** Since I have just been traveling and cannot seem to write about any of my current travels, I thought I would re-post this bit about traveling to Italy for the first time. I believe this re-posting act is known as “phoning it in”.
I wrote a post a few weeks ago listing some of the things that make me happy and for me happiness often correlates with beauty.
FIREFLIES were on that list. In the interest of writing about happy things, I thought I would tell the story about the first time I saw fireflies.
ITALY has always been a dreamland for me. Until 1994, my travels had not taken me there. I had written numerous stories as a teenager about Italy. They were short stories of romance. Love lost and found, love found for the first time, but always love and joy and human connection. Italy radiates so much passion that it can inspire romance in a young girl who has never been there.
When I knew I was finally going to Italy, I pictured myself kneeling on the ground upon my arrival like a long lost refugee weeping with joy at coming home.
After navigating the Roman airport, I boarded a train to Florence. I sat in the dining car at a table with a pristine white table cloth, silver flatware, and a crystal glass full of champagne. I raised a toast to the fields and fields (and fields!) of sunflowers rushing by. I did not weep at all. I was filled with joy and an unrelenting smile. Hello, Italy! I’m finally here.
I was met at the train station in Florence by a friend of a friend. He whisked me very quickly from the heart of the city in his Alfa Romeo, top down, blasting loud American music from the 1970s. I slumped with travel exhaustion in the passenger seat. We spoke very little due to the language barrier and the noise created by the warm June air rushing through the car, but I got the gist that we were going to his friend’s house just outside of Siena to meet more friends for dinner.
I dozed off and on as we wound through tiny towns of old stone and vineyards. The car skidded to a stop in a gravel driveway under an olive tree.
We stood in front of two monumental wooden gates. He pulled a cord that rang a distant bell. The gates creaked open revealing a courtyard surrounded by three stories of a house, the walls covered in bougainvilla and jasmine. In the middle of the courtyard was a long table and another pristine white table cloth. Candles ran down the middle of the table and were the only light source. There were probably fifteen people seated at the table, someone was playing soft guitar music. As we approached, everyone got out of their seats. We were greeted with CIAO, CIAO, CIAO, BELLA, CIAO SUSANA, CIAO. CIAO!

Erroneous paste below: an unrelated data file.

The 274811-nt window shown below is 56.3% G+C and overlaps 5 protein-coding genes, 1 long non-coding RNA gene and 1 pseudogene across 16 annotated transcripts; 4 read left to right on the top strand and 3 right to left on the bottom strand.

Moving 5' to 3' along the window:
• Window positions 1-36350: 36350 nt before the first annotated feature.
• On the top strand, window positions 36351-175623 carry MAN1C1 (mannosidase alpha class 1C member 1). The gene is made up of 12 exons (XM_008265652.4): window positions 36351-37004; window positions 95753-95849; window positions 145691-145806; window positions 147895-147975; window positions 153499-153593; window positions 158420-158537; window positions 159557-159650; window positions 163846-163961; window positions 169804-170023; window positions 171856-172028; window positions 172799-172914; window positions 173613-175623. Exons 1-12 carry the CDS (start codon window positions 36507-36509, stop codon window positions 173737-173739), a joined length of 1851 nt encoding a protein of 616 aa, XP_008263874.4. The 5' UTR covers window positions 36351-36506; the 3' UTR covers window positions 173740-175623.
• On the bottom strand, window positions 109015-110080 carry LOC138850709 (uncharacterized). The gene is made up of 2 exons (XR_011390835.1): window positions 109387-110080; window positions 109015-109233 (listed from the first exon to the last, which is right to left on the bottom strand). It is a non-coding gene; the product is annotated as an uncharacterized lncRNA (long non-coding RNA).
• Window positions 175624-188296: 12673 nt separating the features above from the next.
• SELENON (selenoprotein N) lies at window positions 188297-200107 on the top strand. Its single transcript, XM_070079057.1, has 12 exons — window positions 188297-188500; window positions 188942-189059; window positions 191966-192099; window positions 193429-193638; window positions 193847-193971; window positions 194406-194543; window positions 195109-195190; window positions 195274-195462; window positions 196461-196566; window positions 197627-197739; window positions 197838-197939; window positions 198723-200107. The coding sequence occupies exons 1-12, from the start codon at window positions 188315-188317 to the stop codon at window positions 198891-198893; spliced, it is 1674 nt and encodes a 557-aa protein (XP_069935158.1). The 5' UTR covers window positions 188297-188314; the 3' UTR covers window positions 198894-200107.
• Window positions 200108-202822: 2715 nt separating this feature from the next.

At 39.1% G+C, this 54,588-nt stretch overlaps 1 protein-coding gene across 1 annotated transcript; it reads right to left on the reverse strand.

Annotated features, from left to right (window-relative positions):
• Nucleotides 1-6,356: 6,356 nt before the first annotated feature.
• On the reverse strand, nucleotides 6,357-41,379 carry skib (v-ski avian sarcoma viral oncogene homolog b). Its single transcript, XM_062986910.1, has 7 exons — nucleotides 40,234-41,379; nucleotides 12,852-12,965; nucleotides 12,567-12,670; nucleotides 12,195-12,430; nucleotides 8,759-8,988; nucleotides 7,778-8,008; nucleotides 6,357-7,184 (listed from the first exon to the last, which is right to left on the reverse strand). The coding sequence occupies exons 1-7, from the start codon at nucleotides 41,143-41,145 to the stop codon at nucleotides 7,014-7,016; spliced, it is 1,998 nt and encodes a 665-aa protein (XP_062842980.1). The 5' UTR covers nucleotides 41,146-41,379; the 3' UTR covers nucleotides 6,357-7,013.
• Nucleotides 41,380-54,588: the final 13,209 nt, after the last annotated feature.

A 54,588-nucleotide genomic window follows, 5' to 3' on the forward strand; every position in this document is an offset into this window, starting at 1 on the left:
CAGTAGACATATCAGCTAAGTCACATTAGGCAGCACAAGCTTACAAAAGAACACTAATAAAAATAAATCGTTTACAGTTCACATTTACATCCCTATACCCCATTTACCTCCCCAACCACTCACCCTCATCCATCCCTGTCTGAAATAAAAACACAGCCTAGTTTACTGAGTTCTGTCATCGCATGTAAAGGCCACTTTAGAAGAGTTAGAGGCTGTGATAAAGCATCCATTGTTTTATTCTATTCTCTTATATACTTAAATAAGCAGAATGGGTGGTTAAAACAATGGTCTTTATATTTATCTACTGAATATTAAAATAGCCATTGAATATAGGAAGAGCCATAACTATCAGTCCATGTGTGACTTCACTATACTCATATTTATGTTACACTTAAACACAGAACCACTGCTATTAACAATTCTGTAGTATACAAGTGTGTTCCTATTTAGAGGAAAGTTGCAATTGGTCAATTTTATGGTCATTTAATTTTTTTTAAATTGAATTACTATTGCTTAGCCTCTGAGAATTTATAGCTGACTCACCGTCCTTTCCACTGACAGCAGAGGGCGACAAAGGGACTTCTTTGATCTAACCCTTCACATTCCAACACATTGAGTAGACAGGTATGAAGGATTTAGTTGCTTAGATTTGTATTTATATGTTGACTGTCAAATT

Kisses. Hugs. Kisses. Complete strangers to me, but so warm and welcoming.
I was ushered to a seat and given a glass of red wine (the villa was an old winery, but that’s another story). My plate was filled with penne pasta mixed with tomatoes, olive oil, and CINGHIALE (wild boar, killed on the property).
We toasted to my first time in their country. I listened to them speak and joined in when I could, but speaking a foreign language when you are tired is really, really difficult. My translation synapses were completely dead. They laughed and forgave. I finally sat back and listened to their lyrical language and drifted into a haze of travel weary bliss.
They talked and joked as old friends will do forgetting, not unkindly, the English speaking American in their midst. I wandered from the table to find a way out of the courtyard. I pushed open a small wooden door that took me through a short tunnel of stone. The end of the tunnel deposited me into a wonderland that was the villa’s rose garden.
It was a warm June night. The stone walls of the five hundred year old house behind me radiated the heat that remained from the day. The roses gave off their night perfume. A full moon was halfway up the indigo sky, illuminating the sea of vineyards rolling out below me. I slowly moved through the rose garden and then – there they were.
FIREFLIES. For the first time in my life.
It was as if someone had shaken the immediate world in a snow globe. It was as if a magician had waved his wand to create magic trails of glitter. They were all around me, rising on the aroma of the roses. But what were they? My mind fuzzy from jet lag, exhaustion, and red wine could not place these magical lights. They touched my hands and I imagined them getting tangled in my hair, not an unpleasant thought.
The tolling of a distant church bell came in waves across the vineyards. It reminded of good things and life and magic and here it all was as if captured in a bell jar. I did weep, then, from exhaustion and beauty and the possibilities of the days ahead in a new country.
The door burst open behind me.
SUSANA, DOVE SUSANA, COME STAI?
I recognized a few other words; RAGAZZA, BELLA, VINO, FORTUNATA, ROSA, LUMINOSO.
And heard a new word; LUCCIOLE. Fireflies.
The group had come to find me. And they found me wandering in moonlight through an ancient rose garden, hands outstretched, surrounded by fireflies, with tears on my cheeks. As a hopeless romantic, I had come home to the mother ship.
And they completely understood.